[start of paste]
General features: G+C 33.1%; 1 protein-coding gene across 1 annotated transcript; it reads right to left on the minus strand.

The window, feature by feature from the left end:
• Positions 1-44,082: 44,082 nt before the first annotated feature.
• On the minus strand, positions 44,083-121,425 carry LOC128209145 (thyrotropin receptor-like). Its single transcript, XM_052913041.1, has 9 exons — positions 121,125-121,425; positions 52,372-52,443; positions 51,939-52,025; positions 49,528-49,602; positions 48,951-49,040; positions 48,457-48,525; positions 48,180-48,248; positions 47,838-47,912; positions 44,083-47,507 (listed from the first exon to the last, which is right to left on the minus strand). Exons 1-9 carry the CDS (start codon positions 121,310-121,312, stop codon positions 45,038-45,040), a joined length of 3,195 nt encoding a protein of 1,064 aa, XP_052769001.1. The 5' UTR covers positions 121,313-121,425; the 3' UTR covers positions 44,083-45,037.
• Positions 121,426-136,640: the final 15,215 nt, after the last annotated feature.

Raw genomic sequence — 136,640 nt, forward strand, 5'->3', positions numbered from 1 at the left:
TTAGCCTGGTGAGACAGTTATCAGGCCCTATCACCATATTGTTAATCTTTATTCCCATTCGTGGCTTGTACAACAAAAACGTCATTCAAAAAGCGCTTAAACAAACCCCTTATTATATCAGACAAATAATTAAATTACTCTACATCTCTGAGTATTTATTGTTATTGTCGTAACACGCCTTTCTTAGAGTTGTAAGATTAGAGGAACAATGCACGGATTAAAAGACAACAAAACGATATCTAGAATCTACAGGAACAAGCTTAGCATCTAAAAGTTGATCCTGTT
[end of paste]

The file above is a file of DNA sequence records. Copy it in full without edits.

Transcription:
General features: G+C 33.1%; 1 protein-coding gene across 1 annotated transcript; it reads right to left on the minus strand.

The window, feature by feature from the left end:
• Positions 1-44,082: 44,082 nt before the first annotated feature.
• On the minus strand, positions 44,083-121,425 carry LOC128209145 (thyrotropin receptor-like). Its single transcript, XM_052913041.1, has 9 exons — positions 121,125-121,425; positions 52,372-52,443; positions 51,939-52,025; positions 49,528-49,602; positions 48,951-49,040; positions 48,457-48,525; positions 48,180-48,248; positions 47,838-47,912; positions 44,083-47,507 (listed from the first exon to the last, which is right to left on the minus strand). Exons 1-9 carry the CDS (start codon positions 121,310-121,312, stop codon positions 45,038-45,040), a joined length of 3,195 nt encoding a protein of 1,064 aa, XP_052769001.1. The 5' UTR covers positions 121,313-121,425; the 3' UTR covers positions 44,083-45,037.
• Positions 121,426-136,640: the final 15,215 nt, after the last annotated feature.

Raw genomic sequence — 136,640 nt, forward strand, 5'->3', positions numbered from 1 at the left:
TTAGCCTGGTGAGACAGTTATCAGGCCCTATCACCATATTGTTAATCTTTATTCCCATTCGTGGCTTGTACAACAAAAACGTCATTCAAAAAGCGCTTAAACAAACCCCTTATTATATCAGACAAATAATTAAATTACTCTACATCTCTGAGTATTTATTGTTATTGTCGTAACACGCCTTTCTTAGAGTTGTAAGATTAGAGGAACAATGCACGGATTAAAAGACAACAAAACGATATCTAGAATCTACAGGAACAAGCTTAGCATCTAAAAGTTGATCCTGTT